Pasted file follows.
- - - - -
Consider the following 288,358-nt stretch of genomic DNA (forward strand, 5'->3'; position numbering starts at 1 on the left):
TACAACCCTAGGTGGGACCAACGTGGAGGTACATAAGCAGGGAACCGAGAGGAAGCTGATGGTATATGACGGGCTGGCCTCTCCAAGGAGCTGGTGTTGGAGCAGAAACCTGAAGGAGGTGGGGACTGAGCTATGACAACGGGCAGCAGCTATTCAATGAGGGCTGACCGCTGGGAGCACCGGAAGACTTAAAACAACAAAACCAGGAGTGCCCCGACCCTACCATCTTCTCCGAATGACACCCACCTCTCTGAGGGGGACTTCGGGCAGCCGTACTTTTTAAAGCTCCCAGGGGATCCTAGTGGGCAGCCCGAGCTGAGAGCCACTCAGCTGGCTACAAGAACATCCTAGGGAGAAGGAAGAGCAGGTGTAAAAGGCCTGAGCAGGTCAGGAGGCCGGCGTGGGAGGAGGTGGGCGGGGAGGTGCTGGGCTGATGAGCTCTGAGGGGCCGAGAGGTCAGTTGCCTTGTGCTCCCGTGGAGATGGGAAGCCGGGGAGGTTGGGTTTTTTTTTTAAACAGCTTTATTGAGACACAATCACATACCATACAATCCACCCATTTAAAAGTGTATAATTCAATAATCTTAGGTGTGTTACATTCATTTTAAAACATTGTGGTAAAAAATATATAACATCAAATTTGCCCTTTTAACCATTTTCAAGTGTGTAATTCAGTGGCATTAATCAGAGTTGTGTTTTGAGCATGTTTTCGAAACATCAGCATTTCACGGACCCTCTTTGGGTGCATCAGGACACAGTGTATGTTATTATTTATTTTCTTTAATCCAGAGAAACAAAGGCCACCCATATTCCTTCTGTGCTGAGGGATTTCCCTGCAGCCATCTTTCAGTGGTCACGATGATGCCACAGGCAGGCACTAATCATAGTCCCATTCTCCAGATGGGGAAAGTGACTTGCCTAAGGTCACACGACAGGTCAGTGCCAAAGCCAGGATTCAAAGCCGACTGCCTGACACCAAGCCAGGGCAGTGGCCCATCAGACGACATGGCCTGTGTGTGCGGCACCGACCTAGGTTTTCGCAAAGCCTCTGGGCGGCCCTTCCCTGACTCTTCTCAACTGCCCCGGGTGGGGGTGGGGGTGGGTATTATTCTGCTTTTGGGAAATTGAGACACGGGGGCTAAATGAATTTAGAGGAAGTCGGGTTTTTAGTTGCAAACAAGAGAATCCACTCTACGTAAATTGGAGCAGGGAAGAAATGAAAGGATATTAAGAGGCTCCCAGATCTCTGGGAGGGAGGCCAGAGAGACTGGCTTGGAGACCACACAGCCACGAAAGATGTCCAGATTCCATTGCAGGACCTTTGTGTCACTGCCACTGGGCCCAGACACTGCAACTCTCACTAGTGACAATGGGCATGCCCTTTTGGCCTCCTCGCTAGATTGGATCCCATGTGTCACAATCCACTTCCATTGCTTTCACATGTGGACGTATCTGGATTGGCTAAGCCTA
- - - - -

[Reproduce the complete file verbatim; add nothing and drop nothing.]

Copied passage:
Consider the following 288,358-nt stretch of genomic DNA (forward strand, 5'->3'; position numbering starts at 1 on the left):
TACAACCCTAGGTGGGACCAACGTGGAGGTACATAAGCAGGGAACCGAGAGGAAGCTGATGGTATATGACGGGCTGGCCTCTCCAAGGAGCTGGTGTTGGAGCAGAAACCTGAAGGAGGTGGGGACTGAGCTATGACAACGGGCAGCAGCTATTCAATGAGGGCTGACCGCTGGGAGCACCGGAAGACTTAAAACAACAAAACCAGGAGTGCCCCGACCCTACCATCTTCTCCGAATGACACCCACCTCTCTGAGGGGGACTTCGGGCAGCCGTACTTTTTAAAGCTCCCAGGGGATCCTAGTGGGCAGCCCGAGCTGAGAGCCACTCAGCTGGCTACAAGAACATCCTAGGGAGAAGGAAGAGCAGGTGTAAAAGGCCTGAGCAGGTCAGGAGGCCGGCGTGGGAGGAGGTGGGCGGGGAGGTGCTGGGCTGATGAGCTCTGAGGGGCCGAGAGGTCAGTTGCCTTGTGCTCCCGTGGAGATGGGAAGCCGGGGAGGTTGGGTTTTTTTTTTAAACAGCTTTATTGAGACACAATCACATACCATACAATCCACCCATTTAAAAGTGTATAATTCAATAATCTTAGGTGTGTTACATTCATTTTAAAACATTGTGGTAAAAAATATATAACATCAAATTTGCCCTTTTAACCATTTTCAAGTGTGTAATTCAGTGGCATTAATCAGAGTTGTGTTTTGAGCATGTTTTCGAAACATCAGCATTTCACGGACCCTCTTTGGGTGCATCAGGACACAGTGTATGTTATTATTTATTTTCTTTAATCCAGAGAAACAAAGGCCACCCATATTCCTTCTGTGCTGAGGGATTTCCCTGCAGCCATCTTTCAGTGGTCACGATGATGCCACAGGCAGGCACTAATCATAGTCCCATTCTCCAGATGGGGAAAGTGACTTGCCTAAGGTCACACGACAGGTCAGTGCCAAAGCCAGGATTCAAAGCCGACTGCCTGACACCAAGCCAGGGCAGTGGCCCATCAGACGACATGGCCTGTGTGTGCGGCACCGACCTAGGTTTTCGCAAAGCCTCTGGGCGGCCCTTCCCTGACTCTTCTCAACTGCCCCGGGTGGGGGTGGGGGTGGGTATTATTCTGCTTTTGGGAAATTGAGACACGGGGGCTAAATGAATTTAGAGGAAGTCGGGTTTTTAGTTGCAAACAAGAGAATCCACTCTACGTAAATTGGAGCAGGGAAGAAATGAAAGGATATTAAGAGGCTCCCAGATCTCTGGGAGGGAGGCCAGAGAGACTGGCTTGGAGACCACACAGCCACGAAAGATGTCCAGATTCCATTGCAGGACCTTTGTGTCACTGCCACTGGGCCCAGACACTGCAACTCTCACTAGTGACAATGGGCATGCCCTTTTGGCCTCCTCGCTAGATTGGATCCCATGTGTCACAATCCACTTCCATTGCTTTCACATGTGGACGTATCTGGATTGGCTAAGCCTA